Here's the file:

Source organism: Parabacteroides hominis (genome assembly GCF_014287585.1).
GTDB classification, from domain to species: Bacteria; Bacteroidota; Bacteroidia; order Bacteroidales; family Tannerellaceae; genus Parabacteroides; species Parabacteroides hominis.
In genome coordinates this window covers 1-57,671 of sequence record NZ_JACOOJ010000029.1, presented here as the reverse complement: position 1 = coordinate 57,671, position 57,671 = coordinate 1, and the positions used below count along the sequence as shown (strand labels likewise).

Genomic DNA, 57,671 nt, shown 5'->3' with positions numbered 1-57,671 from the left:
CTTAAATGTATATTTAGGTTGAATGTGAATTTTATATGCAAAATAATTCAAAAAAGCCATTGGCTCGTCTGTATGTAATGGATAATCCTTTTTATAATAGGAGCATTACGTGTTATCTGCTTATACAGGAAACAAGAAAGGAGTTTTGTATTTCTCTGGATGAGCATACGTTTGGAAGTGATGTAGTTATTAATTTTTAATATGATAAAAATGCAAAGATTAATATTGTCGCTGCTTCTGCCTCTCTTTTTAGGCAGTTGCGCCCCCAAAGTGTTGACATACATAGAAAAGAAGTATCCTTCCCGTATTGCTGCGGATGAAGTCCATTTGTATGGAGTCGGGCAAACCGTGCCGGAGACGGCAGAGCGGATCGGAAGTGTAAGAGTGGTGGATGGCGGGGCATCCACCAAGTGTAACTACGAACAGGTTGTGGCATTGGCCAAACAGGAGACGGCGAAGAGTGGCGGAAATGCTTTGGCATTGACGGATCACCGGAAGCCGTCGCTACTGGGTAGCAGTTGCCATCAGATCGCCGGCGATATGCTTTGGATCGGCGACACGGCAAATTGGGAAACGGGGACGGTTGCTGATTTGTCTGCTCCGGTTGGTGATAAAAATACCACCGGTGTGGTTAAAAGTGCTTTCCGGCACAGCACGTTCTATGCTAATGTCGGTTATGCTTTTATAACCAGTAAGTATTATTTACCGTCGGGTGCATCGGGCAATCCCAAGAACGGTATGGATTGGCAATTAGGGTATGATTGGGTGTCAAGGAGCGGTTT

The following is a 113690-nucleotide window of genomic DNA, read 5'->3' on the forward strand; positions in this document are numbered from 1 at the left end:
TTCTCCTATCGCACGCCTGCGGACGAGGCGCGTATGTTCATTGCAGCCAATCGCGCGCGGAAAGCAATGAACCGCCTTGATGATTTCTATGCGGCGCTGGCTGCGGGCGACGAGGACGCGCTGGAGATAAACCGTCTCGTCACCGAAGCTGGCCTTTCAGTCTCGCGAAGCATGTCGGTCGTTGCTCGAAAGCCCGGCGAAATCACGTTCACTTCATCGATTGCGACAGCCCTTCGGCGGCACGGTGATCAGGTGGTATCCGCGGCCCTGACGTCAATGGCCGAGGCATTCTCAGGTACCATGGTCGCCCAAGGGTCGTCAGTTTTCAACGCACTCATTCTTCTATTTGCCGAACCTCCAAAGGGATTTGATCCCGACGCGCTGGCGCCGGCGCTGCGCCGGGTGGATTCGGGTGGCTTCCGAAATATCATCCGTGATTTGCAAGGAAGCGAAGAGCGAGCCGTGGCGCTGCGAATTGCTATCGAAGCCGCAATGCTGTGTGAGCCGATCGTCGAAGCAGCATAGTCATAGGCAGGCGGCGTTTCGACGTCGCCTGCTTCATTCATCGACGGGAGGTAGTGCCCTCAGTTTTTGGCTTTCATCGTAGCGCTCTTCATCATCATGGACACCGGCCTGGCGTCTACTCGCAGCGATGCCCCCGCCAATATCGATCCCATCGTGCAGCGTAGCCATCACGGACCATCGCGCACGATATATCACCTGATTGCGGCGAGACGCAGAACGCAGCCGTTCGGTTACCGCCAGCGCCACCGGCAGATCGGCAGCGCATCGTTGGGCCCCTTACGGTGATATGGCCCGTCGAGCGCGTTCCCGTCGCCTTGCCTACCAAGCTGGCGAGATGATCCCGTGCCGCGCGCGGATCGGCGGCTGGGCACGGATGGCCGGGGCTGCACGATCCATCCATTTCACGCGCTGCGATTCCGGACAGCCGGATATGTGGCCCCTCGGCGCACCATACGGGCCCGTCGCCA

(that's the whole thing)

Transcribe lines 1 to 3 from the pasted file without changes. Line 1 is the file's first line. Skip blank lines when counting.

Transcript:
Source organism: Parabacteroides hominis (genome assembly GCF_014287585.1).
GTDB classification, from domain to species: Bacteria; Bacteroidota; Bacteroidia; order Bacteroidales; family Tannerellaceae; genus Parabacteroides; species Parabacteroides hominis.
In genome coordinates this window covers 1-57,671 of sequence record NZ_JACOOJ010000029.1, presented here as the reverse complement: position 1 = coordinate 57,671, position 57,671 = coordinate 1, and the positions used below count along the sequence as shown (strand labels likewise).